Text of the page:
expat kids identity questions

But Mummy! Where Am I From?

Author: Dominique Lummus

When he was six years old my son asked me, “Mummy, where do I come from?” and instead of reaching for the anatomy book, I pulled out the atlas instead. I knew his question was triggered by the school’s impending international day and not by the birds or the bees. “Well,” I explained, “I’m half Irish and half Italian, your Daddy is English and you and your sister were born here in Dubai.”

“Yes OK Mummy, but where am I from?”

My son is part of an increasing community of nomadic kids who are growing up internationally. Some child psychologists refer to such children as third-culture kids, or TCKs for short. The official definition of a TCK, also known as Trans-Culture Kid, is "an individual who, having spent a significant part of the developmental years in a culture other than the parents' culture, develops a sense of relationship to all of the cultures while not having full ownership in any. Elements from each culture are incorporated into the life experience, but the sense of belonging is in relationship to others of similar experience."

TCKs are usually the children of diplomats, military personnel, journalists, aid workers, academics or business executives who are being raised in a culture that lies somewhere between their parents’ native one (the first culture) and that of the country where they are living (the second culture). Many TCKs live in privileged situations, with subsidized housing and private schooling and this usually creates a space between them and the neighbourhood’s children. As a result, TCKs tend to integrate well with each other, but never fully penetrate the local culture.

Unlike immigrant children, TCKs know that their parents have no intention of staying long in the host nation and are therefore aware of their transience. Most even know precisely the time remaining on their parent’s contracts and whether these will be renewed. TCKs therefore don’t put roots down in a country, but in people and are attracted to, and easily form relationships with, others who have a similar experience.

Forging an identity when you are growing up in such circumstances can be quite complicated. When you ask expat children where they are from, they usually answer with a question, or several of them. “Do you mean where I was born or where I live now? Or do you mean where my parents are from or where my passport is from?”

Experts believe that a TCK cannot become or change back into a monocultural person. Parents of TCKs can return ‘home’ to their country of origin, but the children, enhanced by having shared life in their formative years with another people, will find the characteristics of many cultures in their very being. Acceptance of this fact frees TCKs to be uniquely themselves.

A website dedicated to helping TCKs and their parents states that, despite their lack of a ‘conventional’ background, TCKs are among the most adaptable, compassionate group of people around, but that parents are critical to helping them feel grounded. So, what can parents do to help? Tckinteract.net advises the following:-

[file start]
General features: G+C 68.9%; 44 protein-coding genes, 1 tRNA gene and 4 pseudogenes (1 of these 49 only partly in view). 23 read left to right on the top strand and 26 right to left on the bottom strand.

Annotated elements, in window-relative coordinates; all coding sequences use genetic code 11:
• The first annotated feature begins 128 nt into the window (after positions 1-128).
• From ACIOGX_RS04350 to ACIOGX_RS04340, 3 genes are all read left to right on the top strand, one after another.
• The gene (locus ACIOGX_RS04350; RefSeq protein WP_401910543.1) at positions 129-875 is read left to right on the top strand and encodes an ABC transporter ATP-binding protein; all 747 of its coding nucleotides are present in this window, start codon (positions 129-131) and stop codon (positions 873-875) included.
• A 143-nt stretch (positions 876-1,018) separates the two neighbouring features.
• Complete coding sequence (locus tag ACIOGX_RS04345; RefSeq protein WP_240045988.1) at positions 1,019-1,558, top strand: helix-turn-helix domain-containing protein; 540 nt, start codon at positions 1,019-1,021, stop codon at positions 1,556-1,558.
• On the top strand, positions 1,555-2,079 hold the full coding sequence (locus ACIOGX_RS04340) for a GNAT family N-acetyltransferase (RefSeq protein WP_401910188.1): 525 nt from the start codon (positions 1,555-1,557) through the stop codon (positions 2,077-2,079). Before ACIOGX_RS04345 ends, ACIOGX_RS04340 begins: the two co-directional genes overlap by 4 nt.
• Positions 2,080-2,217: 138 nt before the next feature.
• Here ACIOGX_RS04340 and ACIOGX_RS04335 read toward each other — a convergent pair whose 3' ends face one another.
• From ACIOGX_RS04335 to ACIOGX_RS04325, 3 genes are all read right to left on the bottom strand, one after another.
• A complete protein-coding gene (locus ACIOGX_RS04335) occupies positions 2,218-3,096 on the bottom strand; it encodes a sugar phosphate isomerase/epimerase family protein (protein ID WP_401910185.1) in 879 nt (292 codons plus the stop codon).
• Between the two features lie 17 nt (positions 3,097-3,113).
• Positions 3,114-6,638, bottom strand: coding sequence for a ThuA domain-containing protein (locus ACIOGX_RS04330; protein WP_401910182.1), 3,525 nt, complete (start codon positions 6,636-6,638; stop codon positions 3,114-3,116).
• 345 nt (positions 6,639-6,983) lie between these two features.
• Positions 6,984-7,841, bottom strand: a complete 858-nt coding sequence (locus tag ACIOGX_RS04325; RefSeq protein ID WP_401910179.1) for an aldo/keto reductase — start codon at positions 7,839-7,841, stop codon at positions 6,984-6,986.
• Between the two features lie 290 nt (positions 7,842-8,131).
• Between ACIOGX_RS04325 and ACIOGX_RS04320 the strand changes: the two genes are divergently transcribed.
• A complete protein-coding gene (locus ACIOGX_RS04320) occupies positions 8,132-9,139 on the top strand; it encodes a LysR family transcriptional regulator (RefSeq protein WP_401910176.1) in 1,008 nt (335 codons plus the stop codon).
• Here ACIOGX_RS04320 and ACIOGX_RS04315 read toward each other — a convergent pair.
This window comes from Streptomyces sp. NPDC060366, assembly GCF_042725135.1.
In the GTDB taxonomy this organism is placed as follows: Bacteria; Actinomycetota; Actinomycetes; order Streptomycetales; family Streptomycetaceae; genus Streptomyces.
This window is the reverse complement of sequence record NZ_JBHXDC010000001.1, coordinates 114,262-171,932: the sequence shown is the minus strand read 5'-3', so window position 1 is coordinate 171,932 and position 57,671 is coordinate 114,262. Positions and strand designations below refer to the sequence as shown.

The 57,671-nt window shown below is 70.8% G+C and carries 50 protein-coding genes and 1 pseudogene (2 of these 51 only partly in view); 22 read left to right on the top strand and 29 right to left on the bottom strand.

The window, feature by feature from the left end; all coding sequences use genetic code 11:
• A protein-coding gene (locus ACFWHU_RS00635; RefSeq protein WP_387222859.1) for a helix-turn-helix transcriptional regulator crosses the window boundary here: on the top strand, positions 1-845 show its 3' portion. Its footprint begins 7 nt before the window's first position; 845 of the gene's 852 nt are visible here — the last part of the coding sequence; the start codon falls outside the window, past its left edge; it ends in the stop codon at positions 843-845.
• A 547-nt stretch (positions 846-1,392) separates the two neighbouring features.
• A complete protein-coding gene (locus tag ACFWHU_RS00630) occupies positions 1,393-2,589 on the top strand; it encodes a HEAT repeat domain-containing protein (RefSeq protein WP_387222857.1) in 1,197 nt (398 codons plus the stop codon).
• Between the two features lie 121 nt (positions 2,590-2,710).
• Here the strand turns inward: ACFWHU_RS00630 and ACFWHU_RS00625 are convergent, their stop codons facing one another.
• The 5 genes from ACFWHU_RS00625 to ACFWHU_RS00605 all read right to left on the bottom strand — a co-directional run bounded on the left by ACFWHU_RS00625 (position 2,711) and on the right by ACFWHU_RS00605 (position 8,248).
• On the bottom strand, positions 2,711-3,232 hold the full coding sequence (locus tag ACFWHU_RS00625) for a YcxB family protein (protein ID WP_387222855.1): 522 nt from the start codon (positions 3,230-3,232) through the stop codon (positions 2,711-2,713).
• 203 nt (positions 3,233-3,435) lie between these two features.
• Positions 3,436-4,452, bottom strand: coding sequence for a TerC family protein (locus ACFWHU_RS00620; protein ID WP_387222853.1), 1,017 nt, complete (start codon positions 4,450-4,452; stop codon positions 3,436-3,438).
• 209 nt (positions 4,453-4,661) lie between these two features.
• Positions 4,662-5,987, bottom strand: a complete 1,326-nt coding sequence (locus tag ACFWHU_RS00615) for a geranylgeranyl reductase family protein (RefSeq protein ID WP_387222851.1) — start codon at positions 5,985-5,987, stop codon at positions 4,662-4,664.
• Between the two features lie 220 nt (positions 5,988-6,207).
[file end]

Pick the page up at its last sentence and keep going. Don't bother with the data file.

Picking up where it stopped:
ü Accept your TCK for who he or she is. Recognize that by your choice of career and location, you have made your child a TCK. Know that this is a good thing, and the benefits are numerous.

ü Understand that your child’s culture will be a Third Culture. Both you and your TCK will be frustrated if you attempt to make your TCK as American or German or English as you are.

ü Accept and embrace your child’s TCK experience. Help your child appreciate his or her passport culture but also the host culture(s).

Steven Rudder, an ex-TCK says, “Third Culture can be confused with multicultural and bicultural - but shouldn't. Multicultural is when somebody has been influenced by more than two cultures and uses parts of those cultures together. Bicultural is the same as multicultural, except the influence is from only two cultures. Both of these are very different from Third Culture. Third Culture is when a child and it has to be a child, lives in several foreign cultures. As TCKs grow up, they adapt and blend with one culture after another to the point where they have seen so many differences, that differences don’t matter any more, and what becomes most important are the similarities.”

TCKs are increasingly finding comfort in numbers. Global changes, an increase in humanitarian/aid programs, the growth of multinational corporations, larger embassy staff and ongoing military activity - are steadily increasing the number of expatriate families.

TCKs are truly exceptional individuals who bring valuable talents and insights to a world attempting to manage diversity peacefully.

Article Source: http://www.articlesbase.com/parenting-articles/but-mummy-where-am-i-from-493906.html

About the Author:

Dominique has been writing for over a decade and contributes to various newspapers and magazines worldwide as well as online.

Dominique, who is an Anglo-Italian hybrid, has lived in Italy, England, the USA and spent twelve years in Dubai, in the United Arab Emirates before emigrating to Australia in 2002.

She lives with her architect husband Bryn and their two teenage children and thoroughly enjoys her life Down Under in their home among the gum trees.

Writing, the Internet, travel and the theatre are all pursuits that bring her joy while her dislikes include cruelty, offal, rudeness and all of Australia’s deadly fauna!

Dominique's quirky blog can be found at www.pomsinoz.blogspot.com.

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